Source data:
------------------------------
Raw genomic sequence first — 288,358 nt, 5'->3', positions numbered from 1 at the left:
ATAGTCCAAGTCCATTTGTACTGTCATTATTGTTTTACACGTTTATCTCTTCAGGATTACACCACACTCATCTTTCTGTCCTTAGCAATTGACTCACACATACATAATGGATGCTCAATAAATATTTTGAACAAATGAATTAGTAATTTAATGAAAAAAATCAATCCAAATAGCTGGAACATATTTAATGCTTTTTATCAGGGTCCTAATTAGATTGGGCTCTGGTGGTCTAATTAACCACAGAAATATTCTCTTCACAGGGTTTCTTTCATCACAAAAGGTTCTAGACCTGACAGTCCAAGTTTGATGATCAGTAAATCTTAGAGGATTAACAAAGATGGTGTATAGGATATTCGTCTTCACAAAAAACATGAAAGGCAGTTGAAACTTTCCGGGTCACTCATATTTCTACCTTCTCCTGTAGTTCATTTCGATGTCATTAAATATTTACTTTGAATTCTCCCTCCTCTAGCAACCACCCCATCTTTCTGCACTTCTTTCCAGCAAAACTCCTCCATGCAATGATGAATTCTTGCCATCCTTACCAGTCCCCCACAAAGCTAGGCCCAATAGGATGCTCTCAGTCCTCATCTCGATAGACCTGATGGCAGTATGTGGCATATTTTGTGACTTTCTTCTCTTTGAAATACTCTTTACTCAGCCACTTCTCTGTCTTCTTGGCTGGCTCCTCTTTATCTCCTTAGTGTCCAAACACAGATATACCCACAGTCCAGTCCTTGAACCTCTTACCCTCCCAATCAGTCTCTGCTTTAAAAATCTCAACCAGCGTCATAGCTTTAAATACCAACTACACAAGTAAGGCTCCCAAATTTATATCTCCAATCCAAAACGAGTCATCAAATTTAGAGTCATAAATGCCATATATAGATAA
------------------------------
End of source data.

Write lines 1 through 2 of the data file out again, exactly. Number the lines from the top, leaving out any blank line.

Raw genomic sequence first — 288,358 nt, 5'->3', positions numbered from 1 at the left:
ATAGTCCAAGTCCATTTGTACTGTCATTATTGTTTTACACGTTTATCTCTTCAGGATTACACCACACTCATCTTTCTGTCCTTAGCAATTGACTCACACATACATAATGGATGCTCAATAAATATTTTGAACAAATGAATTAGTAATTTAATGAAAAAAATCAATCCAAATAGCTGGAACATATTTAATGCTTTTTATCAGGGTCCTAATTAGATTGGGCTCTGGTGGTCTAATTAACCACAGAAATATTCTCTTCACAGGGTTTCTTTCATCACAAAAGGTTCTAGACCTGACAGTCCAAGTTTGATGATCAGTAAATCTTAGAGGATTAACAAAGATGGTGTATAGGATATTCGTCTTCACAAAAAACATGAAAGGCAGTTGAAACTTTCCGGGTCACTCATATTTCTACCTTCTCCTGTAGTTCATTTCGATGTCATTAAATATTTACTTTGAATTCTCCCTCCTCTAGCAACCACCCCATCTTTCTGCACTTCTTTCCAGCAAAACTCCTCCATGCAATGATGAATTCTTGCCATCCTTACCAGTCCCCCACAAAGCTAGGCCCAATAGGATGCTCTCAGTCCTCATCTCGATAGACCTGATGGCAGTATGTGGCATATTTTGTGACTTTCTTCTCTTTGAAATACTCTTTACTCAGCCACTTCTCTGTCTTCTTGGCTGGCTCCTCTTTATCTCCTTAGTGTCCAAACACAGATATACCCACAGTCCAGTCCTTGAACCTCTTACCCTCCCAATCAGTCTCTGCTTTAAAAATCTCAACCAGCGTCATAGCTTTAAATACCAACTACACAAGTAAGGCTCCCAAATTTATATCTCCAATCCAAAACGAGTCATCAAATTTAGAGTCATAAATGCCATATATAGATAA